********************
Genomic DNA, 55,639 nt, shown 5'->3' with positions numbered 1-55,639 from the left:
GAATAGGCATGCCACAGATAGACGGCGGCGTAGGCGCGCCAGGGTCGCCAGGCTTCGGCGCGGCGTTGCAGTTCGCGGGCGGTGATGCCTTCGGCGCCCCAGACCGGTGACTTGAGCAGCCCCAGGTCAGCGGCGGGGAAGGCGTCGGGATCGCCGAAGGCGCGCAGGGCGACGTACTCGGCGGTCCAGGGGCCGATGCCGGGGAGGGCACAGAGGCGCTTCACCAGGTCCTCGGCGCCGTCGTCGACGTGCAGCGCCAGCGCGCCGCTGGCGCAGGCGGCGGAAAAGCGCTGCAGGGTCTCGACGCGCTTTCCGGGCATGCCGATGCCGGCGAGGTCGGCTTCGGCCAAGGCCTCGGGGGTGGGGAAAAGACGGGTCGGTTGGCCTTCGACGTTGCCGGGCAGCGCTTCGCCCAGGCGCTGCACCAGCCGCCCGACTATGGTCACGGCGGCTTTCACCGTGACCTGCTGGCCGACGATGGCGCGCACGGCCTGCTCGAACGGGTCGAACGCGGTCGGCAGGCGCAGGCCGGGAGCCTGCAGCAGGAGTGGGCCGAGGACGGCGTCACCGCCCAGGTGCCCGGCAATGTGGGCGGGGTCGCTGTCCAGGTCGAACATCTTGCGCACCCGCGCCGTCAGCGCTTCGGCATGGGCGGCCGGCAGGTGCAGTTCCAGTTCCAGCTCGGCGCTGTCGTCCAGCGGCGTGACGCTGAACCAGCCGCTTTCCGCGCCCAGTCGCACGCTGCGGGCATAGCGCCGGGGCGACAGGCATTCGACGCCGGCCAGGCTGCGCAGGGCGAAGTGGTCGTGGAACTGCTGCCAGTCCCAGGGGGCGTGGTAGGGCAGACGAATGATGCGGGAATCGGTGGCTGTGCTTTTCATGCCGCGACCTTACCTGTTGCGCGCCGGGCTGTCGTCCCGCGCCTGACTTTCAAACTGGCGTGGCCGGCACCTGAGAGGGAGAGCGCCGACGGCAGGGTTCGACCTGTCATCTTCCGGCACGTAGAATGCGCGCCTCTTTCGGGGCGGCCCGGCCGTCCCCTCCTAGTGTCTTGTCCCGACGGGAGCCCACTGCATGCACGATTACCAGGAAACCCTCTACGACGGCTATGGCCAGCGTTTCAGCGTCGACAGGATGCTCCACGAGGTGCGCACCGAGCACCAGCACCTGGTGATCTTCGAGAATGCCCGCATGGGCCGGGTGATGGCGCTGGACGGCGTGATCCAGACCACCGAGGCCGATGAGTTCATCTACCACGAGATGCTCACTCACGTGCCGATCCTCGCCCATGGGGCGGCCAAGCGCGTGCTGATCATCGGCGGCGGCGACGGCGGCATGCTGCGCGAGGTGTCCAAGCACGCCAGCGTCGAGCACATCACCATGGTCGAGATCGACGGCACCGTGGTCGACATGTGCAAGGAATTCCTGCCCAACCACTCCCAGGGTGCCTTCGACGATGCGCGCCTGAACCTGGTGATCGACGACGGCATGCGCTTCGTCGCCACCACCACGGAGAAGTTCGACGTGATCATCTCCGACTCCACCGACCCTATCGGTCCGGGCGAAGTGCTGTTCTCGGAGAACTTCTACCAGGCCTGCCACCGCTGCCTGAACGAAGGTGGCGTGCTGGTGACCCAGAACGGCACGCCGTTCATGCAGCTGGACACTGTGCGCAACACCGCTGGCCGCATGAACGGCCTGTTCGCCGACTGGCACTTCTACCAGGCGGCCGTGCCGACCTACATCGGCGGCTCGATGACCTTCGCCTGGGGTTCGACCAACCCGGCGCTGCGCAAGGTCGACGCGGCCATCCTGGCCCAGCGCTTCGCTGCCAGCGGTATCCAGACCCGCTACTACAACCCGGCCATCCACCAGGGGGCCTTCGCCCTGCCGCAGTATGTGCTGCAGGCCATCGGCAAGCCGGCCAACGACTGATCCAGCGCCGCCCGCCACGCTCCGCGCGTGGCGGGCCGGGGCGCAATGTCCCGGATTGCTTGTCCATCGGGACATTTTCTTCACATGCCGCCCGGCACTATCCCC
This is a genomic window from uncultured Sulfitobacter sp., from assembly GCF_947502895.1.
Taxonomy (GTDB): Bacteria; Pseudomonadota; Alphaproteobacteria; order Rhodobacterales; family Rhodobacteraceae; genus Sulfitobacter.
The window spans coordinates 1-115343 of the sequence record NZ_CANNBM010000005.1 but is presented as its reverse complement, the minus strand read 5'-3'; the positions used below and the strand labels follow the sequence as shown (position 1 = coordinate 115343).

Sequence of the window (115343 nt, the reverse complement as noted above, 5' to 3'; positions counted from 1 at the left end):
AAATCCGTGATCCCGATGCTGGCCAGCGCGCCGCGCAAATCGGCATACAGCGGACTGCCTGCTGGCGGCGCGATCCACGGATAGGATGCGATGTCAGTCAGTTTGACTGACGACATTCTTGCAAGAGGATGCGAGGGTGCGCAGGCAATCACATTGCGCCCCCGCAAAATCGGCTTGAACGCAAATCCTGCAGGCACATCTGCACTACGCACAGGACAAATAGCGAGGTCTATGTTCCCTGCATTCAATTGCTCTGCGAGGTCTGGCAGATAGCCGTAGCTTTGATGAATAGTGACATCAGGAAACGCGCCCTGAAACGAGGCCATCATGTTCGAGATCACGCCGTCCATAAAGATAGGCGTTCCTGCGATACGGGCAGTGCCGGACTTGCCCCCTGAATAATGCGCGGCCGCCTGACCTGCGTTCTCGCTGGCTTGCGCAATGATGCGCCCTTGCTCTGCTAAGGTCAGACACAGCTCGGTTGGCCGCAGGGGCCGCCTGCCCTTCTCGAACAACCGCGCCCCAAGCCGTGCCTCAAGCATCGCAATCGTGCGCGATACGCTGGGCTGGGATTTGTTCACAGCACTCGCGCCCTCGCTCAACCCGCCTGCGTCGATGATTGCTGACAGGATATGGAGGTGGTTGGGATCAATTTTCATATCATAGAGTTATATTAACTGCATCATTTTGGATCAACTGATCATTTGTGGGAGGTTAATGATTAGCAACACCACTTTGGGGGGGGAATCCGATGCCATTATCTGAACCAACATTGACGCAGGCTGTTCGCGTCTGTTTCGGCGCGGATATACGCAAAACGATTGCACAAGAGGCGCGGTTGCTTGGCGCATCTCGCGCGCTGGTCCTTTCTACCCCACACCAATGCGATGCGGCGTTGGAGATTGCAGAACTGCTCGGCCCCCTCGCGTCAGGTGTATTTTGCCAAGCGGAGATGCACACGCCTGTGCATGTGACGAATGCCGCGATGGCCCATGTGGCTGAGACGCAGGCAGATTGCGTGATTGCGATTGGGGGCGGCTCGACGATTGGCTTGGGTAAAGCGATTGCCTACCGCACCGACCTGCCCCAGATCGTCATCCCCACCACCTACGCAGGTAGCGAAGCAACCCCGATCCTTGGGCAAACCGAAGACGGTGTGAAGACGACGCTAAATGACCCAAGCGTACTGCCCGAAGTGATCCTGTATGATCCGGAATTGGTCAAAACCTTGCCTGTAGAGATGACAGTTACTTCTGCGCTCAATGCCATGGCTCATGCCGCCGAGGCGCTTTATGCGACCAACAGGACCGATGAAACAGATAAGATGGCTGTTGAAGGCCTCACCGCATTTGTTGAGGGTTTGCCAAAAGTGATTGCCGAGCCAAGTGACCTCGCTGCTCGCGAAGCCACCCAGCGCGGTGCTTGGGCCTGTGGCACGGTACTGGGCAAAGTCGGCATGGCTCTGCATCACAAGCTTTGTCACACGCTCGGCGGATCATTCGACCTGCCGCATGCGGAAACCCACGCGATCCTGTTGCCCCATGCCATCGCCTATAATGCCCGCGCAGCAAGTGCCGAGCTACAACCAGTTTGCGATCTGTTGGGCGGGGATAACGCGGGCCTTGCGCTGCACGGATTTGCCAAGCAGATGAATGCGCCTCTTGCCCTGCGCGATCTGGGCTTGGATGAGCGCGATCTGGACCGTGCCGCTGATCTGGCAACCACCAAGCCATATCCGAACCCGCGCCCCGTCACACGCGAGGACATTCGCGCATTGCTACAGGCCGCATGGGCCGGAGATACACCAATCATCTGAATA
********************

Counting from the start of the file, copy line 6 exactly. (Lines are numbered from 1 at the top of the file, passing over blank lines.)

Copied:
Sequence of the window (115343 nt, the reverse complement as noted above, 5' to 3'; positions counted from 1 at the left end):